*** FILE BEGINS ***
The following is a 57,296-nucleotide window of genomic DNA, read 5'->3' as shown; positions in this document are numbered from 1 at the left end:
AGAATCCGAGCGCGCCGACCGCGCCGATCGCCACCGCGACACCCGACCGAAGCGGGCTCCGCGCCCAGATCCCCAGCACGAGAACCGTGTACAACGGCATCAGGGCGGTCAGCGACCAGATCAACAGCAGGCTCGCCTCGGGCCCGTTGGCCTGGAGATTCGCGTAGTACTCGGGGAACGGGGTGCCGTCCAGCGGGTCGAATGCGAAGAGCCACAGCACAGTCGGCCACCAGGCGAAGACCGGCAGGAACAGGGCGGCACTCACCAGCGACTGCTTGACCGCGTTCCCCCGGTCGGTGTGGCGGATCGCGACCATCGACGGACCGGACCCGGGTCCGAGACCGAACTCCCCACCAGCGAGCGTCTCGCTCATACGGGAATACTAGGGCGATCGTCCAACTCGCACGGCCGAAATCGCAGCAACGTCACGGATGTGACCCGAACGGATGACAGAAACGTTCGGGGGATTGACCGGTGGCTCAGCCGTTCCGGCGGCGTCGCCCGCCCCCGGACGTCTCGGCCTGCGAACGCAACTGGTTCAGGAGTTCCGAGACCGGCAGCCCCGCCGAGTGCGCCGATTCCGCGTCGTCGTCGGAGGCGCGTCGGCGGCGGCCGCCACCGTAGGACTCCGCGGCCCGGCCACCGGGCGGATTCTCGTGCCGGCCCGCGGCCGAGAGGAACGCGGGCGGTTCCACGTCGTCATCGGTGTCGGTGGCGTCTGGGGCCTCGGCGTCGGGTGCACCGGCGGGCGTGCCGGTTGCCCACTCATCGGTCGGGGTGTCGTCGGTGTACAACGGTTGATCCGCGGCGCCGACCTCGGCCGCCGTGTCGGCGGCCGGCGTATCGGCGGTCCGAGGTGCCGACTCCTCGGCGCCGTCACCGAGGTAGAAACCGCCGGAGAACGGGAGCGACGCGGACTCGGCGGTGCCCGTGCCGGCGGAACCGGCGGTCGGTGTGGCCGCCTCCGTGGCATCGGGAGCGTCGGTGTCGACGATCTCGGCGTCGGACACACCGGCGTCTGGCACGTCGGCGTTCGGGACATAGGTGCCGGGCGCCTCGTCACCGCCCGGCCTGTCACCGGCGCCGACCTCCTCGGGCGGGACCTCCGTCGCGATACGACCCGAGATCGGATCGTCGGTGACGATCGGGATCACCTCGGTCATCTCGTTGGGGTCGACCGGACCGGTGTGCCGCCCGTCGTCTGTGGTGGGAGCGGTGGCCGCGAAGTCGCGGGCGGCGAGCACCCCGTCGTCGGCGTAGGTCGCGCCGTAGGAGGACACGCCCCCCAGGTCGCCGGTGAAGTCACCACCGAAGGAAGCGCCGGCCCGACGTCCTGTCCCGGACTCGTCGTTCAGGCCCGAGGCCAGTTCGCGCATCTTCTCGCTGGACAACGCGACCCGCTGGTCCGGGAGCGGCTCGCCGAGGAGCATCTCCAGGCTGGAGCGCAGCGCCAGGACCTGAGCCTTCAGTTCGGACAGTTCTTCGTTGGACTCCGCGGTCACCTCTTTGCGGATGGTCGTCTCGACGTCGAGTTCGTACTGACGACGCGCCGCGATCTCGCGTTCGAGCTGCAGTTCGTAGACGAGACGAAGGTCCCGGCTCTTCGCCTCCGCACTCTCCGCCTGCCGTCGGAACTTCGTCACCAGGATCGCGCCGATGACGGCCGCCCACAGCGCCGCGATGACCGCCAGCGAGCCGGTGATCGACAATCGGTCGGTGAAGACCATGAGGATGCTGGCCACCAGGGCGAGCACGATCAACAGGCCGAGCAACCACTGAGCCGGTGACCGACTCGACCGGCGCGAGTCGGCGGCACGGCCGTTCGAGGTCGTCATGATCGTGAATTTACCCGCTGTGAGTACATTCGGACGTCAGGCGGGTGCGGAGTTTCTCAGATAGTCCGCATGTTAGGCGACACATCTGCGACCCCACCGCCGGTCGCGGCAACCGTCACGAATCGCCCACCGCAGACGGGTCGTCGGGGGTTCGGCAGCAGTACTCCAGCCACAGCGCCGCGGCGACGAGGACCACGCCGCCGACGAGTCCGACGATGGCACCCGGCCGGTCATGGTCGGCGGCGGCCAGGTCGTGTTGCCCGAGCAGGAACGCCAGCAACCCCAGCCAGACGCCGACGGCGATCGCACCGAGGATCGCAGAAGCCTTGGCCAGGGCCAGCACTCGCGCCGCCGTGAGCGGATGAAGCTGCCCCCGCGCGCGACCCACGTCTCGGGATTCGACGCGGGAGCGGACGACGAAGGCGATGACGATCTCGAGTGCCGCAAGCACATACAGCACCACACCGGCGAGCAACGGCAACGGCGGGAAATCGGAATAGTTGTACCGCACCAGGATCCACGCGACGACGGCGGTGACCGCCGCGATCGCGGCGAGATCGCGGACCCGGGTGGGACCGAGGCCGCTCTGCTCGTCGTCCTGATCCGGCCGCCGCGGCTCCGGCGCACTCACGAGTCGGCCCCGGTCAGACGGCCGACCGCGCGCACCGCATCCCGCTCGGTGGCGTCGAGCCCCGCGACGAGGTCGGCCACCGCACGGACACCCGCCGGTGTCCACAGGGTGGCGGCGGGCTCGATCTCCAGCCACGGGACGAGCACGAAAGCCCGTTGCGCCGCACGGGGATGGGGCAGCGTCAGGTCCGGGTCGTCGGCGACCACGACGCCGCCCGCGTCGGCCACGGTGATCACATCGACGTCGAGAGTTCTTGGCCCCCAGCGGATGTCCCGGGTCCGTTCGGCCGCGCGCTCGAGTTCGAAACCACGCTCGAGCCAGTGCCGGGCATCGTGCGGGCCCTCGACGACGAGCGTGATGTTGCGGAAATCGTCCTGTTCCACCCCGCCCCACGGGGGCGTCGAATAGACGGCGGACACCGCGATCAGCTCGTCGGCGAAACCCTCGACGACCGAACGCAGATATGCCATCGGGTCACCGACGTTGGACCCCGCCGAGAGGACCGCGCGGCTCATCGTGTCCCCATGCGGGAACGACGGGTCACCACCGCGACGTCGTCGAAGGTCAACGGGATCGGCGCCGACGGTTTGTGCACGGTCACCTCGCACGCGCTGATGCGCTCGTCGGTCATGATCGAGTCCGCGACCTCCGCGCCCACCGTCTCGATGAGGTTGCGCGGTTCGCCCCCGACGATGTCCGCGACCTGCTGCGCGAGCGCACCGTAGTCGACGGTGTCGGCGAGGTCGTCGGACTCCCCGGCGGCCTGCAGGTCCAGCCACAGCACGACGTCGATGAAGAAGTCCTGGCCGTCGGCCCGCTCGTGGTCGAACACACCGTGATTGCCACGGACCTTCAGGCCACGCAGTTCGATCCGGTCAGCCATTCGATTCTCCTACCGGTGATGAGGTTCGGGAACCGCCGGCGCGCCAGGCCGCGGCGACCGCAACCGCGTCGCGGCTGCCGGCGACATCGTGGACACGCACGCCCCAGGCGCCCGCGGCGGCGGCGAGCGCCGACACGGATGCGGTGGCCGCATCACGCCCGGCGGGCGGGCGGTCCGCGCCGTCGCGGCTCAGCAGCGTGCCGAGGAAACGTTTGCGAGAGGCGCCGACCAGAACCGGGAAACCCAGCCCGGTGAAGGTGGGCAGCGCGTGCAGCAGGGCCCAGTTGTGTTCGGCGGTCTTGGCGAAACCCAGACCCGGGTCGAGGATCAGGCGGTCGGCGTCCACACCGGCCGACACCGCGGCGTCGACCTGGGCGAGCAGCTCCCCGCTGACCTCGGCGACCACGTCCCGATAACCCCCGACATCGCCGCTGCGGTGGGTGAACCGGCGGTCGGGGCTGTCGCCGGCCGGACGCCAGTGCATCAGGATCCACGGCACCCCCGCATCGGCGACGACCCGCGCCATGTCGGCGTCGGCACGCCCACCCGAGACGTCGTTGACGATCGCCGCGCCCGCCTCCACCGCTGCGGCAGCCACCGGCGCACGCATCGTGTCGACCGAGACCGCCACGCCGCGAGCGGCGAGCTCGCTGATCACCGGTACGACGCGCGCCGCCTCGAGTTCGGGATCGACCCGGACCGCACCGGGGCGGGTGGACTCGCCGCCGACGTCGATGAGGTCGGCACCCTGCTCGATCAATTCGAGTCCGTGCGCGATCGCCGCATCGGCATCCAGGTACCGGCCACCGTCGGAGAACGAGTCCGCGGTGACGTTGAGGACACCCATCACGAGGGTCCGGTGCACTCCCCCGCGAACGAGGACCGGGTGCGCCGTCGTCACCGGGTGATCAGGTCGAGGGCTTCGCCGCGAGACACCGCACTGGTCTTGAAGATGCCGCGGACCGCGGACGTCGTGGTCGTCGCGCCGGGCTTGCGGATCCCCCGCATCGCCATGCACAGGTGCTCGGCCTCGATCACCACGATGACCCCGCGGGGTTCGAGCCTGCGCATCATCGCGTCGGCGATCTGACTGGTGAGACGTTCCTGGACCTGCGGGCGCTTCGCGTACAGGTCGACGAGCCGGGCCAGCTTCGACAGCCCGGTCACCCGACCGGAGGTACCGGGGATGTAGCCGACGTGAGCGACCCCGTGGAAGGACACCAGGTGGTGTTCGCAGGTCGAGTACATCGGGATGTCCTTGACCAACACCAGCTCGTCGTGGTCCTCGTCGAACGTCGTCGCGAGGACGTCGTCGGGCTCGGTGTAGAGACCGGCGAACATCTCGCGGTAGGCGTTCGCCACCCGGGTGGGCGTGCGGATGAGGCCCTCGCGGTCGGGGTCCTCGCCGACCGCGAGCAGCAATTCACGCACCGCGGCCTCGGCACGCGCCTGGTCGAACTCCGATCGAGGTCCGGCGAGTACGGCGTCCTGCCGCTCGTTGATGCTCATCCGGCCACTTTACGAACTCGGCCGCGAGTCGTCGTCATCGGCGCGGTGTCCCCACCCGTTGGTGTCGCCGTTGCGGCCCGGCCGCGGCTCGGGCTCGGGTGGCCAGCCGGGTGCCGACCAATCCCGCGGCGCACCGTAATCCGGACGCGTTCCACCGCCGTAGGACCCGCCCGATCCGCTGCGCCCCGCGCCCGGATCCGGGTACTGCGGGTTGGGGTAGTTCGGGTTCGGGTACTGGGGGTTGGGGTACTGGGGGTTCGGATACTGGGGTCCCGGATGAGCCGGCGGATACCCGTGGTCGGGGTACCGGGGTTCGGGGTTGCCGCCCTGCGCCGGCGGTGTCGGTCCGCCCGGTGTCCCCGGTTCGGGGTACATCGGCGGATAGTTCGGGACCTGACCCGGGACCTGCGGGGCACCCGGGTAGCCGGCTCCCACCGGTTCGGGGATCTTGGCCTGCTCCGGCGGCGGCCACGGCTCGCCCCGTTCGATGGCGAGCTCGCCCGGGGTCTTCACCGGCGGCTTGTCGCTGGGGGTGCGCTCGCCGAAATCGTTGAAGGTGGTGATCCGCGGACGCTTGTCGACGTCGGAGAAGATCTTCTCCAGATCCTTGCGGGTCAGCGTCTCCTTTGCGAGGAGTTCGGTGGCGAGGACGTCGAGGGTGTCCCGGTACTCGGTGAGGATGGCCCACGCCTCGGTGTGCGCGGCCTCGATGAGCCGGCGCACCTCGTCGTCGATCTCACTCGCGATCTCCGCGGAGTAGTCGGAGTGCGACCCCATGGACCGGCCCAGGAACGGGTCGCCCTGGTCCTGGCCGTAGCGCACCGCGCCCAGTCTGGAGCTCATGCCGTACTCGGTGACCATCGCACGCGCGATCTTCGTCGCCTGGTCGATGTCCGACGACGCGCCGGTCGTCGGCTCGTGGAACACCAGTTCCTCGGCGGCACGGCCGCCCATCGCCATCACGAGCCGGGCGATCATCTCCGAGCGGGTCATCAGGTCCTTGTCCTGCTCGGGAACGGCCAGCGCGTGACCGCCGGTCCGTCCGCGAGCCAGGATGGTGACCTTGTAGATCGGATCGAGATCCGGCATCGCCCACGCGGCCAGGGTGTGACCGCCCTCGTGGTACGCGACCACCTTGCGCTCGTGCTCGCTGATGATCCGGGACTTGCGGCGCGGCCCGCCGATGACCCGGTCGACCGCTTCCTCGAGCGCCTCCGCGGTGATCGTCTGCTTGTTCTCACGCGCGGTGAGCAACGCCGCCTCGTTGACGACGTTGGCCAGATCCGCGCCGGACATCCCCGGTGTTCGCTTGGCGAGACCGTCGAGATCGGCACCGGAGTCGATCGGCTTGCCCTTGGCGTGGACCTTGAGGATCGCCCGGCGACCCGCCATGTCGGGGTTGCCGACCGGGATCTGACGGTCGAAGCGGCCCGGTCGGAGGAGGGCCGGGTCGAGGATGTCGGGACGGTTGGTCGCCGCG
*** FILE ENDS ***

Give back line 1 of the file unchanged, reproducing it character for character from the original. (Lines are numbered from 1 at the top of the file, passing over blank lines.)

The following is a 57,296-nucleotide window of genomic DNA, read 5'->3' as shown; positions in this document are numbered from 1 at the left end: